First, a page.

Orphée aux Enfers, the new album from German musician and composer Günter Schlienz is an exploratory and experimental music journey. It’s both playful and steely in its composition and arrangements as Schlienz blends both classic electronic experimental vibes from 70s German music innovators, as well as more modern touches. Using an array of DIY modular synths, tape machines, guitars, and field recordings, as well as viola, voices, piano, and saxophone, Orphée aux Enfers is a world of sound built with both the synthetic and organic.
According to record label Moon Glyph Records, “Günter Schlienz is an electronic musician and composer based in Stuttgart, Germany. He combines do-it-yourself modular synths, tape machines, guitar and field recordings to create cascading layers of ambience verging on musique concrète.”
Listening to something like “Eurydike”, those cascading layers of ambience come through beautifully. I feel as if I’ve been transported back 50 years. It has a patina quality to it, aged to perfection after years of dormancy. The electronic buzz and mysterious spaciousness of the track gives it just the right amount of shaded enlightenment. It’s nearly 13 minute run time makes for an extended listen into sparse, musical experiments. “Hades” has a dream-like quality to it; modular synth takes the place of a theremin as strings give the song an almost Japanese folk music quality. “Händel & Gluck” continues that playful, hazy vibe. It locks into the feel of classic Steve Reich and Terry Riley without ever feeling too close to their work.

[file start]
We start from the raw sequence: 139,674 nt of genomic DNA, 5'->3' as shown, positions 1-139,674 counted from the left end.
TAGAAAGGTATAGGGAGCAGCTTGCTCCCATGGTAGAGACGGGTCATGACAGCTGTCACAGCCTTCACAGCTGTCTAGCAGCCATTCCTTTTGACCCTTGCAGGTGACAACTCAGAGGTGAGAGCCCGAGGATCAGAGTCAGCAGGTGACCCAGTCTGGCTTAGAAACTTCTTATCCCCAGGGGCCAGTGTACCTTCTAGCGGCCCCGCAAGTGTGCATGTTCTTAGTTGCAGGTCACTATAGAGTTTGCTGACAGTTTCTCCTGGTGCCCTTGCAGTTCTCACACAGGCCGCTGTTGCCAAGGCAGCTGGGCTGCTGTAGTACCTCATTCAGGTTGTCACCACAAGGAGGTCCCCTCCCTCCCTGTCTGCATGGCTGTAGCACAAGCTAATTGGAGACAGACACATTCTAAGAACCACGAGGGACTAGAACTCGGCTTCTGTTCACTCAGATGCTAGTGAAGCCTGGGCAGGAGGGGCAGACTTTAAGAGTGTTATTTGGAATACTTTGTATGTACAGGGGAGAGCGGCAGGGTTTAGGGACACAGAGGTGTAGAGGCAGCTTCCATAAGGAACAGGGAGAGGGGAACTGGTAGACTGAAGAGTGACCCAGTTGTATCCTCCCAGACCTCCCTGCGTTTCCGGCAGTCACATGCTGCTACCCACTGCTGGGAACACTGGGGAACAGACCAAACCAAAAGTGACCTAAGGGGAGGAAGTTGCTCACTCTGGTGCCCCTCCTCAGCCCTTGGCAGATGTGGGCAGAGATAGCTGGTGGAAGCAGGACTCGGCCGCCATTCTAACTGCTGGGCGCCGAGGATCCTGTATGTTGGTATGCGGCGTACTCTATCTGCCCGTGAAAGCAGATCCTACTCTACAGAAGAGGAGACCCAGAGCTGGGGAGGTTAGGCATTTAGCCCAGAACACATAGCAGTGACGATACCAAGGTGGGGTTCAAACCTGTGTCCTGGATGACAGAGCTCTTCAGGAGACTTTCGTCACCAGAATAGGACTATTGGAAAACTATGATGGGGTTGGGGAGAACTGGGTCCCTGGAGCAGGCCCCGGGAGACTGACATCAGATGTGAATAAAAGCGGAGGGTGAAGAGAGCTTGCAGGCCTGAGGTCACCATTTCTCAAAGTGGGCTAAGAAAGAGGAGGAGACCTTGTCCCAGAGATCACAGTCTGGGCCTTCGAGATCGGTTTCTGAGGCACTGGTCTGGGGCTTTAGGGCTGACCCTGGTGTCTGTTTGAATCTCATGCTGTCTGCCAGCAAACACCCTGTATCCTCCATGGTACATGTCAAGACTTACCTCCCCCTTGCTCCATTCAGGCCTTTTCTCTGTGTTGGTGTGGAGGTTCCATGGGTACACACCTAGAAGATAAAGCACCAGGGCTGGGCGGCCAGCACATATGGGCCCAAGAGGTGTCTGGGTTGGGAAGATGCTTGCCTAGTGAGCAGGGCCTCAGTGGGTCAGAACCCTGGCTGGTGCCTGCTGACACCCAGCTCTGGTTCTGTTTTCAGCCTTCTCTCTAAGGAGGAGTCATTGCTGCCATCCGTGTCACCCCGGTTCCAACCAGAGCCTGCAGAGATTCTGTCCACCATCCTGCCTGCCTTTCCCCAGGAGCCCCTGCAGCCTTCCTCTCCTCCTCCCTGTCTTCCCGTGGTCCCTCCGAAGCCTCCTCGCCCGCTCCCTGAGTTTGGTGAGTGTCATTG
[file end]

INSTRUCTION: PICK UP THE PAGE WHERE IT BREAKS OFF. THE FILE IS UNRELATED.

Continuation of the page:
Orphée aux Enfers is an enthralling escape into sound experimentation and compositional audacity. Dissonant headspaces combine with ambient bliss to make Günter Schlienz’ Moon Glyph Records debut an exciting and singular listening experience.
7.5 out of 10
Orphée aux Enfers is available now via Moon Glyph Records. Order it here.